Q12. When writing music, what's the process you usually go through with regards to order of instruments, lyrics, etc.?

Every order possible, no set pattern, wherever the inspiration comes from first. I try to make sure I have a good title or hook or lyric concept, match it with a catchy melody and a contagious groove. If I manage to do all that, then I've done my job. Back in the PBF days I always either had a title idea or a chorus melody. I'd write the chorus first and then work backwards to the verse. I always like to write to a groove, so I usually wrote to a beat on the drum machine.

Q13. Which of your musical influences would our readers find to be most shocking?

Before PBF and Kery Doll I was totally a metal player. Priest, Maiden, Ozzy, Old Scorpions, MSG/UFO. But I'm sure fans will find it more shocking to hear that it's also: Country music. It's the first type of music I learned to play. My dad's from Tennessee, close to Nashville, so I grew up listening to Hank Williams Sr., Johnny Cash, and Buck Owens to name a few. My dad played in country bands and got me started in music. What's cool though is that he actually helped us make KISS-like costumes for my band in high school. My sister was always playing records of John Denver and Neil Diamond, Elvis and the Beatles. I think those influences helped me because all of those people wrote or played well-crafted songs.

Q14. When was the last time you turned on the radio to listen to music?

Today. The nature of my job is doing a lot of parodies, so I have to listen to a lot of new pop, rap and country to stay up on current hits. Otherwise, it's all about the iPod for me.

Q15. What five cds have been getting the most spins in your player of late?

John 5 - vertigo; Jeffrey Steele - hell on wheels; Johnny Hiland; Zakk Wylde (never leaves the player); Wolfmother. It's mostly guitar players for me this week. It changes week to week. 70s style hard rock music is my favorite, so I'm digging Wolfmother. Yes, they are derivative but I don't see any of their influences making new recordings, so if you like the 70s rock style (as I do), this is as close as you can get to hearing some new songs in that style. It beats the choice of emo or metal with cookie-monster monotone vocals! I'm eagerly awaiting the day when metal singers sing again.

Q16. Are there any new bands you think our readers should keep an eye out for?

Killswitch Engage, although not really new, I think they're killer musicians. They have such a great sound to their guitars and drums in the studio and live. They recently did an awesome cover of Holy Diver as well. Anxious for the new CD. Also the aforementioned Wolfmother.

Q17. Over the last 20 years, what year would you consider to be the best, musically speaking. Which bands/cds do you consider to be the major reasons for this choice?

Great question. Let me say, that when I started playing I really researched my music history and went back before my time to check out groups from the 60s & 70s and what I found was that the music of that era was considerably better in terms of writing and playing. All were major influences for me. I can't narrow it down to a single year, sorry! But since I prefer hard rock, from '66 to '73 you have some great bands and albums: Jimi Hendrix (Are You Experienced, Electric Ladyland, Axis bold as love, Band of Gypsys) (, Cream (Fresh cream, Disraeli Gears, Goodbye), Deep Purple (Machine Head, Burn, Fireball, In Rock, Who do you think we are), Black Sabbath (Black Sabbath, Paranoid, Master of Reality, Volume IV, Sabbath Bloody Sabbath, Led Zeppelin (I, II, II, IV, Houses of the Holy); all British bands. American bands like The Allman Brothers Band, Lynryd Skynrd, Steppenwolf, Johnny Winter, Aerosmith, I know I'm missing a lot here. Then there's the glitter rock bands: David Bowie (the rise and fall of Ziggy Stardust), The Sweet (as they were called prior to '74), Slade, T-Rex & Mott The Hoople [all British bands]; in America, Alice Cooper (love it to death, killer, school's out, billion dollar babies). Alice Cooper's band at this time was incredibly musically talented. What I didn't like in 80s glam was that bands that had the "look" weren't laying down these kind of chops like Alice's band, so the music was just poppy and in my opinion, weak by comparison. But that's me, a guitar player talking, and I know others like songs and certain music for other reasons. These 60s-70s bands paved the way first and were the best at what they did. These are the inventors of heavy metal and glitter, which gave birth a decade later to glam. I also think there was more open-mindedness and experimentation in the Record Industry then. I don't think bands weren't as pressured to write "singles." Bands were given more opportunity to develop over a few albums before they were expected to sell big numbers; not like today where it's more like a "go gold or your gone" mentality. The radio playlists had more variety and every song didn't sound like a formulaic radio hit. There's no such thing as an album track today, it's about singles and that's it. I don't want pre-packaged pop idols, I want artists. The late 60s and early 70s are the era of the true rock greats to me. I've met quite a few teen-age musicians that are influenced by the music of that era and see it as stronger, too, and I think that's a very good thing for the future of rock!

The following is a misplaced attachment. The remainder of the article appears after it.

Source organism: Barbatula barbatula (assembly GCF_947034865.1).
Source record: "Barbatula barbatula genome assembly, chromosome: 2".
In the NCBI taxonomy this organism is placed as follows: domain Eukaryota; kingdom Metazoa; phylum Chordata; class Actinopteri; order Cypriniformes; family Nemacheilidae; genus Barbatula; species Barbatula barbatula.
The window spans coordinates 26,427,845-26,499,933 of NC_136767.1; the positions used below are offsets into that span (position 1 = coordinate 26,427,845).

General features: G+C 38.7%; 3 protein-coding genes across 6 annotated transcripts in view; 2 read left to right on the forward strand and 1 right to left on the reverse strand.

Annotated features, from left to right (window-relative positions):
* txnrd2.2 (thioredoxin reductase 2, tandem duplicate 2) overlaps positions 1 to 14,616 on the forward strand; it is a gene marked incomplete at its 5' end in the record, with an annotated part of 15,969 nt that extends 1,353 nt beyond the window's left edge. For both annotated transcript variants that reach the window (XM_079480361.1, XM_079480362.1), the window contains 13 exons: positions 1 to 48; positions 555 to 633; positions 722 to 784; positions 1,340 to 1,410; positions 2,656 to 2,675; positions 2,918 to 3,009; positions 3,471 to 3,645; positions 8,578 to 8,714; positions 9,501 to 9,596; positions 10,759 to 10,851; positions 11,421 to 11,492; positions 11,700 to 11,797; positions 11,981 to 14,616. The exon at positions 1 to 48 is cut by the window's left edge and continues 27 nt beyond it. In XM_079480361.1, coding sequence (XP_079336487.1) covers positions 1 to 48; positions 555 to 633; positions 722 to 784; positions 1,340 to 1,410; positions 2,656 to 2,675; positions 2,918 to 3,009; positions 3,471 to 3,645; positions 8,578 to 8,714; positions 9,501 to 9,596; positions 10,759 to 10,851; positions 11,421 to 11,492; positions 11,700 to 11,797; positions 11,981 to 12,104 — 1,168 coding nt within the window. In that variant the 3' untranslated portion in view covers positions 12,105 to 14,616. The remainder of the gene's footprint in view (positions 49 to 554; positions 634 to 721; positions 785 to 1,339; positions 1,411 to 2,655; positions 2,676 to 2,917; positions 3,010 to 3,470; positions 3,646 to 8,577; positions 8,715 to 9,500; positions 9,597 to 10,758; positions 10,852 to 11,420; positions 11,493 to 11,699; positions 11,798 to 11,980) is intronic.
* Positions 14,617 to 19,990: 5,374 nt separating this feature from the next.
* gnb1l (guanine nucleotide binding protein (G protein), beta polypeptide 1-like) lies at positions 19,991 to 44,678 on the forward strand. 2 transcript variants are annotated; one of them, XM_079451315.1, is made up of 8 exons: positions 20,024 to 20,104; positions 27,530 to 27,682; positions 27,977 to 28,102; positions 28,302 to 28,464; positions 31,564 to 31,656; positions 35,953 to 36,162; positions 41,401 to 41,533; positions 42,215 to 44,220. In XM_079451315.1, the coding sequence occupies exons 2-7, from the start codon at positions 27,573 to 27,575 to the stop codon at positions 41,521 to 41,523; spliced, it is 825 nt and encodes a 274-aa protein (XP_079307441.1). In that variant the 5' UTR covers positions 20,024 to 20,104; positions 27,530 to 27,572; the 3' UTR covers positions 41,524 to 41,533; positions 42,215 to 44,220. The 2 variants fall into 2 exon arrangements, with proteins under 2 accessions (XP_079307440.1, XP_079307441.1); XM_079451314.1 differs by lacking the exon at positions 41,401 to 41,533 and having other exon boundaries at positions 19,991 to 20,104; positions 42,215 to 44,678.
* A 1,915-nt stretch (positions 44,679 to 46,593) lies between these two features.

Q18. After purchasing an import cd, what do you suggest to do with the obi strip?

Keep it intact, it helps increase the value of the import to collectors!

Q19. In this space, please promote any projects you might have.

I've gathered my comedy cartoons from the various web sites into my own portfolio at and is a now-defunct metal project I had going on in CA that I hope get up and running again now that I've moved.

Thank you for taking the time to do this interview.

Thank you for your interest!

Interview Questions submitted to Glitzine by a previous Staff Writer